SIMMONS PUSHES PROJECT INDEPENDENCE

March 24, 2001 12:00 am

By Dick Mason

Observer Staff Writer

Oregon House Speaker Mark Simmons, R-Elgin, had encouraging news for seniors at a town hall meeting in La Grande Friday.

Simmons said there is a good chance that all of the money needed for Oregon Project Independence, which funds assisted living programs, will be restored. No money for the $13.7 million program was included in Gov. John Kitzhabers proposed budget.

The Legislatures Ways and Means Committee has since budgeted $6.5 million for Oregon Project Independence. Simmons wants to see the program fully funded.

Simmons said that Oregon Project Independence is important to him personally because he saw how an assisted living program helped his last surviving grandparent, Stanley Girdner of Prescott, Arizona. Simmons grandfather lived to be 100 while staying in an assisted living center.

Assisted living gave him dignity, respect and independence, Simmons said.

Assisted living centers in rural Oregon have a particularly strong need for state assistance, Simmons said. He explained that many people in the centers in rural areas are on Medicaid. Centers with many residents on Medicaid are more likely to need state help.

Simmons said that without Oregon Project Independence some centers in rural areas might close.

Simmons was accompanied at the town hall meeting by state representatives Greg Smith, R-Heppner, and Bob Jensen, R-Pendleton. Smith and Jensen endorsed Simmons efforts to preserve Oregon Project Independence. They also spoke highly of the job Simmons is doing as speaker.

He is an honorable man. He does what he says he is going to do, Smith said.

Simmons town hall meeting was at Grande Ronde Retirement Residence. Simmons told about 50 people that he is a strong supporter of House Bill 2800. The bill would require hospitals to have a minimum number of nurses on duty based upon the number of seriously ill patients. It is a quality-of-care issue, Simmons said.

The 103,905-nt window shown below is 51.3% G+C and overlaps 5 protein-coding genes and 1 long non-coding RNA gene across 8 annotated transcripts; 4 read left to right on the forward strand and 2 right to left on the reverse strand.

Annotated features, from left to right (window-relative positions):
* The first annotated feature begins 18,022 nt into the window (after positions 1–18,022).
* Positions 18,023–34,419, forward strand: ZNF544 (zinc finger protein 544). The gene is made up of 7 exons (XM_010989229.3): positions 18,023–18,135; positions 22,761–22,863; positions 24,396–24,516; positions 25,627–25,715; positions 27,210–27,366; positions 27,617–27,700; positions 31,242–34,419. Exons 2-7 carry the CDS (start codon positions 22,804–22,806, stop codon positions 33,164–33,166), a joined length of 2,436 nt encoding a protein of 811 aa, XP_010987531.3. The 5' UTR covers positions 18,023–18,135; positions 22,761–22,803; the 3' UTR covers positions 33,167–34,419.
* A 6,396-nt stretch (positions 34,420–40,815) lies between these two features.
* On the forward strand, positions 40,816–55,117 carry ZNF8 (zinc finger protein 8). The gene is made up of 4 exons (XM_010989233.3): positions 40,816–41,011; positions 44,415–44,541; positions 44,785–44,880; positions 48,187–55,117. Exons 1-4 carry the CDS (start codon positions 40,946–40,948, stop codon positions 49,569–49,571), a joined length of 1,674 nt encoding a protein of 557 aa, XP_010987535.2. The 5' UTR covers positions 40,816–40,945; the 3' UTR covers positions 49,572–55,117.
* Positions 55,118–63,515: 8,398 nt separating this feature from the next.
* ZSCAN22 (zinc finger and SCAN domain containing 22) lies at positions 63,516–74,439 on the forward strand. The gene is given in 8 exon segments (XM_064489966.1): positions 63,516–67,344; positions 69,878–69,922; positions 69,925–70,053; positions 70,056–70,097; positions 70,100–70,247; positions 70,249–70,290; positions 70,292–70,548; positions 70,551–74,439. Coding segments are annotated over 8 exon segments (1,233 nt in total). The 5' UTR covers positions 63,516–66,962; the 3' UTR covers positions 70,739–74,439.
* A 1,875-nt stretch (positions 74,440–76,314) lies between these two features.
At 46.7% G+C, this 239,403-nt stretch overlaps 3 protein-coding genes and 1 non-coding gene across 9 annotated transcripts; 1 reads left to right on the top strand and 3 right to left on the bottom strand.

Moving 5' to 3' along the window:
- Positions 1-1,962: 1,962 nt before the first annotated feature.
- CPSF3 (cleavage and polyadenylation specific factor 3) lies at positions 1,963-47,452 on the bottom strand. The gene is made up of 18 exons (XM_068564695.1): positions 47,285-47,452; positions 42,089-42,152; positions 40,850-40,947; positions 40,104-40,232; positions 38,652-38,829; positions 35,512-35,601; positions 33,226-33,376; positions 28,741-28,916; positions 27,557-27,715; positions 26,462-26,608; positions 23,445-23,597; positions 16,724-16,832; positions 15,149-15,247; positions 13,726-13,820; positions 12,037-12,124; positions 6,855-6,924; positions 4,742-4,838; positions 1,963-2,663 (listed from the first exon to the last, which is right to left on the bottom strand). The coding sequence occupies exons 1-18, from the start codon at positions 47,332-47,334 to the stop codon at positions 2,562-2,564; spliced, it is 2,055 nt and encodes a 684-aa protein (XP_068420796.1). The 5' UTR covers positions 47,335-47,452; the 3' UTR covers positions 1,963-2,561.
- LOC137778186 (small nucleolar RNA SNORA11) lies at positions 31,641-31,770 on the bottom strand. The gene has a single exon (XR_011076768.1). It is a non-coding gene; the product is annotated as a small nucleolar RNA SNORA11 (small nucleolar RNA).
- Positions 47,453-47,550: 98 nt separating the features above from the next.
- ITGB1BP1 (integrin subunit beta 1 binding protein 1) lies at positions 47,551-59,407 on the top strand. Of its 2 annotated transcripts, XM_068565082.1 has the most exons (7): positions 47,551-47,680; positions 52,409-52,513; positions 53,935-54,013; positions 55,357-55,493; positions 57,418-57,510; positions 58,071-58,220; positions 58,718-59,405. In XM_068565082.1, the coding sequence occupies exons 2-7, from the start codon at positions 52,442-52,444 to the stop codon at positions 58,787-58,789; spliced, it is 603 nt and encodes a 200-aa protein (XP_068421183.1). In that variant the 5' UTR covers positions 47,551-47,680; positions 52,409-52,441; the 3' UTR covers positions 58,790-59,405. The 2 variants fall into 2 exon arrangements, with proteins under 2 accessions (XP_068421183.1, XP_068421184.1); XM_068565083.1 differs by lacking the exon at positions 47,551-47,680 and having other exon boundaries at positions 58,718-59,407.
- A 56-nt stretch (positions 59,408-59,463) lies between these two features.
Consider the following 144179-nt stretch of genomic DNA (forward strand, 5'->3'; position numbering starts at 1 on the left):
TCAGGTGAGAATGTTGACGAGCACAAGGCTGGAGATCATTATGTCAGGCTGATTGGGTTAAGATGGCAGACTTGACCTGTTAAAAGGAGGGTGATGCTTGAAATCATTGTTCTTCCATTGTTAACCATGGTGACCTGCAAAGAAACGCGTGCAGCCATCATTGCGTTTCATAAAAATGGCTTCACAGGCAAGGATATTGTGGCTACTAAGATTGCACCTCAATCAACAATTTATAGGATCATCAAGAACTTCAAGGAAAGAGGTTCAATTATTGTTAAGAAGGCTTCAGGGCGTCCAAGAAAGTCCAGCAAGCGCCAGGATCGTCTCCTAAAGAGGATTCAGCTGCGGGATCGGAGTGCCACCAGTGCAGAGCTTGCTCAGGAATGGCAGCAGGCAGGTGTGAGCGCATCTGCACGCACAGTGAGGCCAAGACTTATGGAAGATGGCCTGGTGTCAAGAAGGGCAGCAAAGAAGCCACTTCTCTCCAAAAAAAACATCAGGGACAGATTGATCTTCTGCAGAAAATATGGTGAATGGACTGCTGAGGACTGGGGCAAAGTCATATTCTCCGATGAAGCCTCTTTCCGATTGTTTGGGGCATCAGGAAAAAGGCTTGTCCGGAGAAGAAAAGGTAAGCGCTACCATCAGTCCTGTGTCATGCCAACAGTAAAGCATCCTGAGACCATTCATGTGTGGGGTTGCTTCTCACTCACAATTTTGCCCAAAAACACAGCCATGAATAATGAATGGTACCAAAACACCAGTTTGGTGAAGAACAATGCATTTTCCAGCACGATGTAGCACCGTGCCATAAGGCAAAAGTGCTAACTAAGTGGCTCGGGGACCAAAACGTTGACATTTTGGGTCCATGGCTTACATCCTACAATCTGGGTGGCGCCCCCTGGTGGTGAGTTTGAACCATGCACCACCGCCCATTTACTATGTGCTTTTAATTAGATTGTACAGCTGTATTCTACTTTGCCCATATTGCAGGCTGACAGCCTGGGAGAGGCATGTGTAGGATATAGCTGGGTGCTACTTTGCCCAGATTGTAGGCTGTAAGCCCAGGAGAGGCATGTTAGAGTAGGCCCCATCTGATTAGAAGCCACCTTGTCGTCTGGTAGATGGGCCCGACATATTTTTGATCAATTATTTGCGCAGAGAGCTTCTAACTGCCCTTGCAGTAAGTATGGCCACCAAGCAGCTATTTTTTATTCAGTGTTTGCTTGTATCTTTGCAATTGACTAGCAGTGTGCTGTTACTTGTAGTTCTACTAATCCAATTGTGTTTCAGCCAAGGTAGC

Simmons also addressed Oregons looming energy shortage. The state is facing a shortfall because low winter rain and snowfall have left reservoirs at exceptionally low levels. Water to run hydroelectric plants will thus be limited.

Simmons said the state needs more power plants operated by natural gas. He supports legislation to reduce the time required to build such plants.

We need to expand our power capacity, the House speaker said.

Simmons also addressed the budget problems Oregons public schools are facing. School districts with declining enrollment are being particularly hard hit because they receive about $5,000 per student from the state.

Simmons wants to soften the blow by having the state give money based not on current enrollment but rather the districts average over the last three to five years. This would prevent school districts from suffering dramatic fluctuations in funding.

The speaker also discussed the states budget kicker law. The law requires the state to refund the money it receives in excess of its revenue forecast when the surplus exceeds 2 percent. Simmons said that he does not want the Legislature to repeal the kicker. He said that without the kicker the states budget will ultimately become too large.

It is better for our economy if we dont spend it all, Simmons said.

It will not be known until May how much the state might have to give back because of the kicker. I believe we can take care of vital programs and still have a kicker.